I send out an email newsletter each month, and I thought it might be helpful to those of you who don’t yet send a newsletter or are contemplating taking on such a project, to post some tips. Also, for those of you that do send newsletters, you may find some new ideas to help increase your subscriber rate and boost their enthusiasm. So here goes:
-I’ve posted a screen grab of one of my newsletters here to give you an idea of what I do. If you visit my website, www.AmyGuidry.com, you’ll see that I have kept the overall look the same as the website- color, style, logo, etc. This aids your branding campaign in that the visuals are associated with you and identify you in the minds of others.
-Frequency is up to you and you may want to experiment with this depending on how much you produce/exhibit/etc. I like once a month with a concise list of everything I have going on.
-Use a compelling subject heading, not too long- maybe 6 words or less. I like to focus on my “big” news to catch their attention.
-Photos are a must even if you are only discussing exhibits or articles. People are visual creatures so include photos of your new work, or studio shots, exhibition opening photos, installation photos, etc. If you are published in a magazine, include photos of that as well. Same goes for awards or certificates.
-Text should be concise and interesting. Try not to just state facts, which can be hard to do if you are announcing an exhibit but add some points of interest or amusing anecdotes wherever possible.
-Put your biggest news at the top of the newsletter. Unfortunately, you’ll have some readers that just skim through your news, so you’ll need to get their attention first thing.
-Add your other links at the bottom of the newsletter. If you are on Facebook, Twitter, Youtube, LinkedIn, etc.- include those links. Your most interested fans will scroll all the way down to see them. Otherwise, you don’t want to distract your readers and lead them away from the newsletter too quickly.
-Limit outbound links to 3 or less. If you give too many links for people to visit, you’ll overwhelm them and they probably won’t go to any.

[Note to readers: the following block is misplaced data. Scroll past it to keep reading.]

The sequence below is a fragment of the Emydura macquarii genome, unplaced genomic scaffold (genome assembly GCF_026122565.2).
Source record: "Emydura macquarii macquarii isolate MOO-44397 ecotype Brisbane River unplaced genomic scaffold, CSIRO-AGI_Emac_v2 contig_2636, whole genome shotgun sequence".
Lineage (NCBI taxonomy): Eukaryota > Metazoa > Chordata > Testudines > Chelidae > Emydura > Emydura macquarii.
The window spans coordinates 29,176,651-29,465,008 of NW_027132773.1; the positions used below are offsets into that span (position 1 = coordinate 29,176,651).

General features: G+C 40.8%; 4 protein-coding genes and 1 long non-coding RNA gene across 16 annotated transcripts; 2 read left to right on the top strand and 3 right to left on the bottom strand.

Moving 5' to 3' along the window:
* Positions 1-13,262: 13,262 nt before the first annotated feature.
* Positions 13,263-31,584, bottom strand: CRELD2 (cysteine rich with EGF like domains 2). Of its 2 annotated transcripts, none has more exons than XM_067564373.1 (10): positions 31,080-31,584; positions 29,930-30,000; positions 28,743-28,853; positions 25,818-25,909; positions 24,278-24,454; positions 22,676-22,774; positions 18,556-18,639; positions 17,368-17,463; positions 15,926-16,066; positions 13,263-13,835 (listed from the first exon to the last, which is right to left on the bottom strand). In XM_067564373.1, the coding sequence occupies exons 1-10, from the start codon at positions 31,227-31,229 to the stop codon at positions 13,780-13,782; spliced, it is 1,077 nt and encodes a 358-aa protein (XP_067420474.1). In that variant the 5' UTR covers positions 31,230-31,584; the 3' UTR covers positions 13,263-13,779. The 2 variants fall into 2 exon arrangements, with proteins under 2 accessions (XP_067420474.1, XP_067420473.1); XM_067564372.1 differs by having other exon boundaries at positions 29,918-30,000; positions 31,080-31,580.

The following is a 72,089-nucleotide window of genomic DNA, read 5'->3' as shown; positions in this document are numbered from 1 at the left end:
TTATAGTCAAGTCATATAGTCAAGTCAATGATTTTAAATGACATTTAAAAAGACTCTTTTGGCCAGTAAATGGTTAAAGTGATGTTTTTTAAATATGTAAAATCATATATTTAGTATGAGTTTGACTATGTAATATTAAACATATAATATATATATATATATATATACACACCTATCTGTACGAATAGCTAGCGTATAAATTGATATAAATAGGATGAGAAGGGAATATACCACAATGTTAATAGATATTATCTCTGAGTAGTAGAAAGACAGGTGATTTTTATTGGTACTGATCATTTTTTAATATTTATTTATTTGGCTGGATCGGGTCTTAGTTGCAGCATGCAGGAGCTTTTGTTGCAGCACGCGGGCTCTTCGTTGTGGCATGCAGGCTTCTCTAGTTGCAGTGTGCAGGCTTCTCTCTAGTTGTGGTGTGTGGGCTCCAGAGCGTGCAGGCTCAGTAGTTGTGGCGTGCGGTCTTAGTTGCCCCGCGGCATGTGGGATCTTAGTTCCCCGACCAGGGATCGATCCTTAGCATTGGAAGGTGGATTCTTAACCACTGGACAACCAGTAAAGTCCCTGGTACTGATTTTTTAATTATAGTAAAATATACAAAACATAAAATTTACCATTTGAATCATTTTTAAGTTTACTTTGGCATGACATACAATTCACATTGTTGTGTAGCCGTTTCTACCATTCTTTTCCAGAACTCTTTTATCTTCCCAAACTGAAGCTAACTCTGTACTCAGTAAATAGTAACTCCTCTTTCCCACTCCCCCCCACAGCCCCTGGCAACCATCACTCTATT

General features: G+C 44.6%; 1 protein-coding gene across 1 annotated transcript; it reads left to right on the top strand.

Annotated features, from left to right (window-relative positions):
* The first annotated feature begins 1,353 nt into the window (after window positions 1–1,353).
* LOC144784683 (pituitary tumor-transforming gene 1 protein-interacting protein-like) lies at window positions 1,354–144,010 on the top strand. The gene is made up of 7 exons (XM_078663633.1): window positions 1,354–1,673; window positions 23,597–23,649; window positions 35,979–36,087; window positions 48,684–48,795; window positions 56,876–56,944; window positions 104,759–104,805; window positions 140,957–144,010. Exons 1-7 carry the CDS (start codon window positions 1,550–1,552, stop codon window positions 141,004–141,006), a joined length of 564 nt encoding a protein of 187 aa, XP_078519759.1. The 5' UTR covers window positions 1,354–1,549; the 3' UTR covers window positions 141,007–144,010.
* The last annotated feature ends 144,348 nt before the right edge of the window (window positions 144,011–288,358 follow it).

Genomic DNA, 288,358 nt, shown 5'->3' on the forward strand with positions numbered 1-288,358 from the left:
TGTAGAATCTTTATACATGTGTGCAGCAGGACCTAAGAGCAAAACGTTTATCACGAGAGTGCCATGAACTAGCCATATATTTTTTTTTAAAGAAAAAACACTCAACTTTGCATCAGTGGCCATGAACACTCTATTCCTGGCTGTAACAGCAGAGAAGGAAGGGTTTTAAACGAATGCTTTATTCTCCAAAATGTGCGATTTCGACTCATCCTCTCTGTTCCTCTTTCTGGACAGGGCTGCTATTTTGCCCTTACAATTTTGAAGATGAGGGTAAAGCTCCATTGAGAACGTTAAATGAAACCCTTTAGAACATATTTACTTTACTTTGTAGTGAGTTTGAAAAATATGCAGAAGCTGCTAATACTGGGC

-Key time to send? According to marketing experts and my own personal experience, Tuesday-Thursday are your best bet. Send during the day, anywhere between 10am Pacific time to 3pm. I think I get more response in the afternoon, but again, try this out yourself and chart what gets you the most response. Monday is a no-no because people are bombarded with new email that built up over the weekend, whether they are at home or at work. Friday-Sunday, people are out enjoying the weekend.
-Have a signup page for your newsletters on your website. Let people know what they will be receiving and how often.
-Include a link to your newsletter signup page in all your correspondence emails.
I’ve recently finished another addition to the In Our Veins series! My painting “Fleeting” is now online- it is an acrylic on canvas, 8″ wide by 10″ high. Since the series deals with the life cycle and our role as well as impact on it, I thought this piece would be fitting given it is an example of the brevity of life. The moth plays an integral part since I have always had an interest in butterflies and moths and how short their life span can be (depending on the species). They are so delicate and beautiful, and only on this earth for such a short while. Which really is a metaphor for life in general- though many of us take it for granted and feel invincible. The pregnant woman is no one in particular (in reality there was no model- she is completely made up), she is a mother or will be, she is nature, she is Mother Earth, she is giving life, while the moth represents life.
I have posted the progression of this painting from start to finish- sorry for the cruddy photos- all were taken by me except the final one (which is why it was taken in good lighting on the proper setting and the colors look more accurate). View a larger version of the finished piece online at http://www.amyguidry.com/fleeting.html.